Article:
Restaurants are difficult businesses to start, keep running, and pull a profit on. In fact, industry insiders used to say most restaurants don’t see any money earned until they’ve hit the 10-year mark. But 10 years until you start making money? Who can wait that long and stay afloat?
I visited London this month for their second annual London Restaurant Festival. The festival is designed to keep businesses well-seated and making money. My last trip to London was 11 years prior, and most of the small businesses I once frequented were long gone. Creating a festival to help similar restaurants sounded like an ambitious task.
Except this time around, London’s food scene had changed remarkably. I couldn't believe how much the quality, charm, innovation and customer service had improved. In one decade, the restaurant industry had transformed. The food was not just palatable, it was delicious. The service was excellent and the ambiance was more than present. Better yet, with the dollar weak against the pound, the lack of a tipping culture still existing was a breath of financial fresh air.
“Two years ago my partner Fay Maschler and I realized there is no kind of cohesive celebration of London’s restaurants,” said festival co-founder and co director Simon Davis. So he and Maschler, a well-known food writer, started the London Restaurant Festival in 2008 and their business, A Private View, to help restaurant owners stay relevant and in business.
“Everyone is finally talking about how much London’s food scene has improved, and how much more diverse we are. We have some of the greatest chefs in the world setting up here. But if you talk to people in America or France and ask what’s the worst thing about London, they will still stay that the food is awful.”
According to Davis, the concept and strength of the festival is that it keeps small businesses doing well in the current economic climate by creating a community of restaurant owners, restaurant-goers and chefs for the epicurious to sample and spend their money on. He maintains that festival-type events can help keep businesses afloat and prosperous by exposing them to untapped customers.
Small businesses should take industry events and festivals like the London Restaurant Festival to their advantage. Here's why it's a smart business move to jump on board:
An industry festival, convention, or conference can create community. London’s restaurant scene has improved dramatically and, until London Restaurant Week, it didn’t have an organization officially recognizing and celebrating it.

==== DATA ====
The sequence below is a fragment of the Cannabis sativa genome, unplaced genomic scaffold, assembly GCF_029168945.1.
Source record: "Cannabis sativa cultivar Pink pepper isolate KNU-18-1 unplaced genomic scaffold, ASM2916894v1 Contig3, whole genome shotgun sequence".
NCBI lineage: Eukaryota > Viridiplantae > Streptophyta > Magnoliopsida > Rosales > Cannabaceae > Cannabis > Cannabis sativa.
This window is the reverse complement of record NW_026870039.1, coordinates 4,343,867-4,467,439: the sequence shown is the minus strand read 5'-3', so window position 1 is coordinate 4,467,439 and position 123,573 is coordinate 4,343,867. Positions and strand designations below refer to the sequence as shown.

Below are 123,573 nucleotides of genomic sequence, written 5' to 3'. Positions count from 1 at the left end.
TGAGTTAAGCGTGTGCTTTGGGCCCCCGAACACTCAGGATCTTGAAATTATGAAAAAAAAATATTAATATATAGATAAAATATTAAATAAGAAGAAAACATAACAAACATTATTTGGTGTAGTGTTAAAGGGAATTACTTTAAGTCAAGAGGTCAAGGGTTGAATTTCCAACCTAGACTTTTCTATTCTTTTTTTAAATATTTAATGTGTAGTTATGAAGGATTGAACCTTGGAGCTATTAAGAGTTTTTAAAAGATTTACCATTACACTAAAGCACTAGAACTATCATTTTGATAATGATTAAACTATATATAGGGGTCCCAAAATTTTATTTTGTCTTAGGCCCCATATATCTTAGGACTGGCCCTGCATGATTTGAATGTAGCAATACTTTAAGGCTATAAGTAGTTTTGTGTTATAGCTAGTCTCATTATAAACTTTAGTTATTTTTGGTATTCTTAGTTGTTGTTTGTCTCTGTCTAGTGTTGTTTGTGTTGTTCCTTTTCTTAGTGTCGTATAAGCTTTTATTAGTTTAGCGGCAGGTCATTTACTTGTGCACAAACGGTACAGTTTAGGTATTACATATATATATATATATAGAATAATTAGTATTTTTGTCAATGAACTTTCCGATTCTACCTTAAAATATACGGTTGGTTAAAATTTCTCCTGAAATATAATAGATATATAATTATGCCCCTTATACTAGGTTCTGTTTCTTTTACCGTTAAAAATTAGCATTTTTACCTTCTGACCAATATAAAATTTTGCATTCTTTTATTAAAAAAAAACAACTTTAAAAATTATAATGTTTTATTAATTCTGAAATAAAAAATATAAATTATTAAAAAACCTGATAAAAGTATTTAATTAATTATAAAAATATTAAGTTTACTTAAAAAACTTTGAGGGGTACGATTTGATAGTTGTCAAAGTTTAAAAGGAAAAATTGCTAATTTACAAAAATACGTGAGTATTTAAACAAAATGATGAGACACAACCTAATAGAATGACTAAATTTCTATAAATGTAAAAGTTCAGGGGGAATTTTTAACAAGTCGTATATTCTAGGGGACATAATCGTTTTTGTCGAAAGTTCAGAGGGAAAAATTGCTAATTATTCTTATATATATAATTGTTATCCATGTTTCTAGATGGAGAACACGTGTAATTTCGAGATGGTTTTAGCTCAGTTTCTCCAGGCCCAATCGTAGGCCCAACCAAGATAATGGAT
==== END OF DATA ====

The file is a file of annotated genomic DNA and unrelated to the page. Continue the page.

Industry festivals can include the little guys. The London Food Festival isn’t just about top chefs like Gordon Ramsay; it’s also about letting the smaller and lesser-known chefs and restaurants into the spotlight as well.
Industry festivals are an affordable way to get a lot more business. 550 restaurants participated this year and paid only $160 each to be included.
Events are a great way to showcase your business. For London’s Restaurant Festival, there is a schedule of events. Some events enable foodies to meet and experience the top chefs in ways they otherwise wouldn't in a typical dining experience. Events included a dinner and food quiz, as well as a food debate.
“Chefs can be like celebrities and superstars. People want to meet the movie stars and rockstars of the culinary world,” says Davis.
The festival covers the culinary spectrum. “This year we have businesses from Pizza Express to the big names participating,” says Davis.
The marketing and publicity hype around a restaurant festival are priceless. “The combination of the restaurants marketing their festival menus and all the press we get for the festival averages up to a 30 percent increase in sales for these restaurants during the festival period,” says Davis. “They kept up to 10 percent more business after the festival last year.”
Ninety percent of the restaurants that participated the first year returned to participate again this year.
Industry festivals bring new business. “We’re putting bums on seats,” says Davis. “At the end of the day, this is a tool to get lots of people trying restaurants they might not have otherwise, which is bringing these restaurants, these businesses, more business.”
Industry festivals can change perception and preconceived notions. If everyone thinks food in London is terrible, the only way they’re going to think otherwise is to try the new food or read about what people think of it.
Festivals can encourage tourism. For the London Restaurant Festival, the founders/directors are working to put London on the map as a food destination. Planning vacations based on events around the world has become an increasingly trendy way to travel, too.
Industry festivals can be a great way to celebrate diversity within the sector. The London Restaurant Festival is a gateway to learning about different cultures and cooking styles. “You can walk down the street and see a Nigerian restaurant next to a Lebanese restaurant. On another street, an Iraqi and Polish restaurant. And inside all these restaurants aren’t just Nigerians, Lebanese, Iraqis and Polish. Everyone is trying them out,” says Davis.